The Miami Heat already were having a rough road trip. Now they may have a feud between their stars and their coach.
Dwyane Wade sat out the entire fourth quarter Monday and Chris Bosh played just 40 seconds of it as the Heat stumbled to their third loss in four games, 104-97 to the Jazz.
Wade, who finished with 11 points on 5-of-11 shooting, had no explanation for why he did not get off the bench in the fourth quarter.
”I don’t know,” Wade said. ”I just always stay ready.”
LeBron James, who needed 50 points to become the youngest player to reach 20,000 for his career, scored 32, but the Jazz held on after nearly blowing a 21-point lead.
”We’re trying to learn how to push a lead from 20 to 30 and close teams out, but we haven’t been able to do that for whatever reason,” said Jazz guard Gordon Hayward, who finished with 22 points on 8-of-13 shooting. ”We need to be able to keep our foot on the gas and not be hesitant.”
Bosh added 16 points for Miami and reserve Rashard Lewis had 13.
Heat coach Erik Spoelstra was pleased to see the big rally, but said everyone in the locker room needs to give more for a team that has won just five of its past 11 and has two more games on this six-game road trip.
Miami pulled within two points on a free throw by Joel Anthony with 3:13 left, but James was called for goaltending and an offensive foul on back-to-back possessions, then missed a 3-pointer with the Heat trailing by six with 2:19 remaining.
His floater in the lane still had Miami within five with 1:25 left, but Hayward hit a 14-foot fadeaway shot with 40 seconds to seal it.
The basket came after yet another offensive rebound by Paul Millsap to give the Jazz a 19-0 edge on second-chance points.
”LeBron still got his numbers, so we didn’t do much to control him. But we took everybody else out of the game and kept them from getting theirs,” said Millsap, who finished with 17 points, nine rebounds and two steals.
”They got no second-chance points, so that was big for us. That means we finished the defensive possessions with a rebound and that let us get out and run a little bit. We controlled the tempo.”
Al Jefferson also turned in a big game after being held to just six points in a 105-89 loss in Miami on Dec. 22. He had 10 after the first quarter and finished with a team-high 23 on 8-of-14 shooting, with 11 rebounds.
He also made 4 of 4 free throws down the stretch.
”The game was too close to be nervous,” Jefferson said. ”I knew they would make their run, they are too good. But when we were only up two, I didn’t panic. I knew we had them in the penalty, so we just had to be aggressive.”
It helped that Hayward got a shot to fall in a quarter that saw Utah make just four of 19 overall.
”They caused some trouble. They’re a good defensive team and we were indecisive and hesitant,” Hayward said of the fourth.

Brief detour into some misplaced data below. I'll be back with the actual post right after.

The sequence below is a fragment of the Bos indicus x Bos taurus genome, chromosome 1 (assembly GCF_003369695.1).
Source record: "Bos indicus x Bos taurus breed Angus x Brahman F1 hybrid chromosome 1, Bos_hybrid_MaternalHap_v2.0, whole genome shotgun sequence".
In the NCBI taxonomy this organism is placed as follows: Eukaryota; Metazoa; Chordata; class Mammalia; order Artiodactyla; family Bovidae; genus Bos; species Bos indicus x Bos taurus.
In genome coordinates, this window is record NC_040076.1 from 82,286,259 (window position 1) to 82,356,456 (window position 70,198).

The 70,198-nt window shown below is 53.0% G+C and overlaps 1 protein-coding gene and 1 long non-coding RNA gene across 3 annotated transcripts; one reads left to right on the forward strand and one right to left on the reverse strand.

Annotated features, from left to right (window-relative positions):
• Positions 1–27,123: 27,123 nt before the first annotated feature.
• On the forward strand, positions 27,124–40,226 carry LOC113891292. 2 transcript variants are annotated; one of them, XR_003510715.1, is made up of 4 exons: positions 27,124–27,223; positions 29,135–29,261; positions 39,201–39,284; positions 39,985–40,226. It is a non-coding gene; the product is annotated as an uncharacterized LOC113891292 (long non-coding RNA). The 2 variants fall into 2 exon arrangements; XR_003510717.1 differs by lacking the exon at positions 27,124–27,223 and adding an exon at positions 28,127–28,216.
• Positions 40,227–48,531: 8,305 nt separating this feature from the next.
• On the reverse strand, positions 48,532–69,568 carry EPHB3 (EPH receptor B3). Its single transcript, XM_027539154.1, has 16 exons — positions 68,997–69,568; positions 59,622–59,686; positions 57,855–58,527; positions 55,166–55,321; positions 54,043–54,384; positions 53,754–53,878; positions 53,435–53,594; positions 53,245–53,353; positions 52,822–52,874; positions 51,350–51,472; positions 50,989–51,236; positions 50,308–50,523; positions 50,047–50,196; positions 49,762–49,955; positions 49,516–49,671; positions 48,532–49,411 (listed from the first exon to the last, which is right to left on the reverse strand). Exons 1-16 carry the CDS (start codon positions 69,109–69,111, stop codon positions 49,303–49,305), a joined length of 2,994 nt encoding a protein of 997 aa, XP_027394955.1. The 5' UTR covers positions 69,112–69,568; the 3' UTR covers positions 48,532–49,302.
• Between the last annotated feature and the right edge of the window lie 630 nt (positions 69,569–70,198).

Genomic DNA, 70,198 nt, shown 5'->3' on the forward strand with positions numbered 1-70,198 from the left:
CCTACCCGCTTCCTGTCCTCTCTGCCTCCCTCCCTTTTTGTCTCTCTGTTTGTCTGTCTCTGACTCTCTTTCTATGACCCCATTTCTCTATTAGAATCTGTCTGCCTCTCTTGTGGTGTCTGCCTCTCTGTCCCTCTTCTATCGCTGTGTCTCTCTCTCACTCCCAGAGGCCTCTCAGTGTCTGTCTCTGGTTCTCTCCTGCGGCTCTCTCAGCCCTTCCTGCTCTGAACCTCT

Early on, the Heat came out hot and led 16-8 only to be outscored 37-13 over the next 11 minutes.
The Jazz turned the game with strong play from their reserves, solid defense, hot shooting and second effort. DeMarre Carroll come off the bench to score seven points in four minutes and Jefferson shot 5 of 8 to give the Jazz a 30-25 lead after the first quarter.
Utah opened the second on a 15-4 run to bump its lead to 45-29. The Jazz hit 12 of 15 shots (3 of 4 from beyond the arc) in the quarter (80 percent) and took a 59-44 lead into the break.
Hayward scored 12 points on 5-of-6 shooting in the second quarter, helping the Jazz stretch their lead to 17. Utah’s bench dominated, outscoring Miami 33-5 in the first half. The Heat shot 50 percent in the opening two quarters, but couldn’t match the 67.6 percent the Jazz were shooting (25 of 37) or their 3-point effort (5 of 7).
”It was low energy,” James said of falling behind by so many. ”Low energy against a team like this on their floor with this amazing crowd, can’t play with low energy.”
Heading into Monday’s game, James was averaging 30.4 points against the Jazz over his career, his highest against any opponent.
He hit his first three shots and had 11 points after the first and 20 at halftime on 8-of-11 shooting. But he clearly was frustrated as Miami struggled with Utah’s size, aggressiveness and hot shooting. He slapped his hands as if to say ”Let’s go” after he scored a short jumper that pulled the Heat within 48-33. His dunk after an ugly missed dunk got Miami within 56-42. But Jamaal Tinsley, starting in place of point guard Mo Williams, countered with Utah’s fifth 3-pointer of the half.
Asked if he felt alone on the floor, James said he was just trying to make plays.
Carroll and Marvin Williams spent much of the night trying to contain him, along with Millsap.
”Sometimes our guys got beat, but there was another guy right there to confront the ball handler. We helped each other,” Williams said. ”Paul Millsap is tough with a capital T, man. Paul is so mellow, but he is also tough and he doesn’t back down from anybody.”
Utah held a 40-23 advantage on the boards, and 47-26 edge in bench scoring.
While James could reach the historic plateau Wednesday at Golden State, the Jazz now have some time to rest. Plus, they have 11 of their next 14 at home where they improved to 12-4.
Randy Foye said the win shows Utah (21-19) can beat anyone ”no matter if it’s the defending champ or the worst team in the league.
”It’s just a big win for us.”
NOTES: Ray Allen entered the game eight points shy from tying Robert Parish (23,334) for 21st on the NBA’s career scoring list. He finished with 10. … Referees had security remove a fan who was heckling Wade. … The Jazz had a season-high 20 assists in the first half. … Jefferson recorded his 19th double-double of the season.